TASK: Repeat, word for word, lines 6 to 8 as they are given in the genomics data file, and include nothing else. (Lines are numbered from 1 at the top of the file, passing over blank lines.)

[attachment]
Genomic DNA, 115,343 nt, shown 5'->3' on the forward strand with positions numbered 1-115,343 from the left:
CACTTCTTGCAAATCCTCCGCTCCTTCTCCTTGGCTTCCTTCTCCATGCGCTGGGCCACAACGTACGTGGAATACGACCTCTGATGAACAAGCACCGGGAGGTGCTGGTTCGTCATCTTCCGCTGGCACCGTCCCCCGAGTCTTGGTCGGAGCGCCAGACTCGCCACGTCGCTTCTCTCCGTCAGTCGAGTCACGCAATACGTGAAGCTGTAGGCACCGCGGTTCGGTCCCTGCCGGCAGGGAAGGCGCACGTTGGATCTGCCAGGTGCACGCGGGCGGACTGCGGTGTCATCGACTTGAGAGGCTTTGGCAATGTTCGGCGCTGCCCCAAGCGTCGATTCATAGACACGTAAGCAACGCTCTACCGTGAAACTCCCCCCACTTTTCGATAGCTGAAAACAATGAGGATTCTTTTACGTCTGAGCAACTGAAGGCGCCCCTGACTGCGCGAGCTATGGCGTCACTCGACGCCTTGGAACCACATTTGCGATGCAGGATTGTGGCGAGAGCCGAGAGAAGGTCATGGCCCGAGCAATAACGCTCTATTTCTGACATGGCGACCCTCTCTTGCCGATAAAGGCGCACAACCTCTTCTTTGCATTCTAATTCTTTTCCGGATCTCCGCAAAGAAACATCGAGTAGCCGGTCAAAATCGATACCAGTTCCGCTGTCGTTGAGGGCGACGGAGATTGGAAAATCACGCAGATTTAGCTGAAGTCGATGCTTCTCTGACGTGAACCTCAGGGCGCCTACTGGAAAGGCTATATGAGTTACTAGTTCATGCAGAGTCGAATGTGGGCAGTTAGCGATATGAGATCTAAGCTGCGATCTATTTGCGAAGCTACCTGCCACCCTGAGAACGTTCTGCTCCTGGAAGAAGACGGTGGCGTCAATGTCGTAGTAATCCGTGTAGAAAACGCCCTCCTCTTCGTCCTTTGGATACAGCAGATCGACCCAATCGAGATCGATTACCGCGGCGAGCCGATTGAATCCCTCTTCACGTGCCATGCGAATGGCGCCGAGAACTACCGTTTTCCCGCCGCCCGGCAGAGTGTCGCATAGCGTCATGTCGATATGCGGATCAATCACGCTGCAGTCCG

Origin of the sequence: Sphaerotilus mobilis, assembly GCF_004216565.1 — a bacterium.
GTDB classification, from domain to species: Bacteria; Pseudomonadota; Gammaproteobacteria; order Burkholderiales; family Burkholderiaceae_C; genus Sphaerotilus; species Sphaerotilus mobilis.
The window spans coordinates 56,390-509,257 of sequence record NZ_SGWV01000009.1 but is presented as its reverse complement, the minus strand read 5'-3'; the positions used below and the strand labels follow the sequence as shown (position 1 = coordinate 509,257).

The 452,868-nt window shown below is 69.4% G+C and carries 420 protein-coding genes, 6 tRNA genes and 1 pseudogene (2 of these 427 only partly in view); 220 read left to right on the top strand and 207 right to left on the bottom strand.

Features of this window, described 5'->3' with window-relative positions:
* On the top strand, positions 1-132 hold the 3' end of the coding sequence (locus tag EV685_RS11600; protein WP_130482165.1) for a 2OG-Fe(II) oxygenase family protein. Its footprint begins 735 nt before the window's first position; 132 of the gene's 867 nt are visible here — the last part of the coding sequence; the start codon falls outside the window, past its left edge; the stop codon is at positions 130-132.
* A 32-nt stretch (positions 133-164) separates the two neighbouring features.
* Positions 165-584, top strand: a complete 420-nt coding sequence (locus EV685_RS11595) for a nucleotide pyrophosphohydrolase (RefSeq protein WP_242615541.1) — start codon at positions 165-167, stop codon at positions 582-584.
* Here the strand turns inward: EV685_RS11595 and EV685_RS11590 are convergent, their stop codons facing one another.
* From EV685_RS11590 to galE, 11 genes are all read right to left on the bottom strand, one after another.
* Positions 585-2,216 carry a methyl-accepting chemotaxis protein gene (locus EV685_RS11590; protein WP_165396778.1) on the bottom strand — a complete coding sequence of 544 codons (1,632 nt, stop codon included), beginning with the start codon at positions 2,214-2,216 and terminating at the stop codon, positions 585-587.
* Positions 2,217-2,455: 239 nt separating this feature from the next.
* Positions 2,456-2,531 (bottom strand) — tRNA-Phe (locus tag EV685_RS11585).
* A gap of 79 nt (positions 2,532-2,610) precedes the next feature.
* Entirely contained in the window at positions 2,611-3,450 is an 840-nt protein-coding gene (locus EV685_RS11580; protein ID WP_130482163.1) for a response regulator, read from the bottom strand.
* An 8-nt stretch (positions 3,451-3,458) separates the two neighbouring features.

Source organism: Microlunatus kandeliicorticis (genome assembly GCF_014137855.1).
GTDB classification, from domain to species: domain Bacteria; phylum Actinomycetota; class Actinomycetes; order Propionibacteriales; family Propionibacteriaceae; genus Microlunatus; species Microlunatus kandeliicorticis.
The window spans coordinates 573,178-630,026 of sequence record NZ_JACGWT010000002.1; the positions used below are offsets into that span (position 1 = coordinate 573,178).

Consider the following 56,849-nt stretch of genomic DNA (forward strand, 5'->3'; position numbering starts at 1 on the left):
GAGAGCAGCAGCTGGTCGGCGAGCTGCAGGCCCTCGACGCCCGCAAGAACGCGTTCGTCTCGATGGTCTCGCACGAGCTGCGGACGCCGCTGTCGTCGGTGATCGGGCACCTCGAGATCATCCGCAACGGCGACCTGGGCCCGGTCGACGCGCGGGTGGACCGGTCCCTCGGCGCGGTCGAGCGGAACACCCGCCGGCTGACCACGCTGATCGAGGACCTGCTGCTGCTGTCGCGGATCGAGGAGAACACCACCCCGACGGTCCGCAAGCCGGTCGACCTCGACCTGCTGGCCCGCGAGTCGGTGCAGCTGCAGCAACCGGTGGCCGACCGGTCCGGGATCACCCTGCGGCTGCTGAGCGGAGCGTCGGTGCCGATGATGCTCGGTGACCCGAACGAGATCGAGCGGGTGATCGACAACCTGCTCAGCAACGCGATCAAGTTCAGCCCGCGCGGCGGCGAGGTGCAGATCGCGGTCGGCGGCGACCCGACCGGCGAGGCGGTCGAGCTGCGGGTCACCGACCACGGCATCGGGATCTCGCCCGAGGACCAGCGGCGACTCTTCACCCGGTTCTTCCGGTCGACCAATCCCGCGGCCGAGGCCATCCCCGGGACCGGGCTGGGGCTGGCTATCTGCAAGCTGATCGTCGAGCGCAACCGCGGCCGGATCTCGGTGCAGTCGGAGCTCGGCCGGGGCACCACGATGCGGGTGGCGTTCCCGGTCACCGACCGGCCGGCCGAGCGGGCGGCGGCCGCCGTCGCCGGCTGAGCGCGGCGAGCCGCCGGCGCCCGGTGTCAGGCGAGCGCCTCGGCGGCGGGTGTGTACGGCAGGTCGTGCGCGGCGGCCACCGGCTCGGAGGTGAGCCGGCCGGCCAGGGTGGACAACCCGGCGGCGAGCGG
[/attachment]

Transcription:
The 452,868-nt window shown below is 69.4% G+C and carries 420 protein-coding genes, 6 tRNA genes and 1 pseudogene (2 of these 427 only partly in view); 220 read left to right on the top strand and 207 right to left on the bottom strand.

Features of this window, described 5'->3' with window-relative positions:
* On the top strand, positions 1-132 hold the 3' end of the coding sequence (locus tag EV685_RS11600; protein WP_130482165.1) for a 2OG-Fe(II) oxygenase family protein. Its footprint begins 735 nt before the window's first position; 132 of the gene's 867 nt are visible here — the last part of the coding sequence; the start codon falls outside the window, past its left edge; the stop codon is at positions 130-132.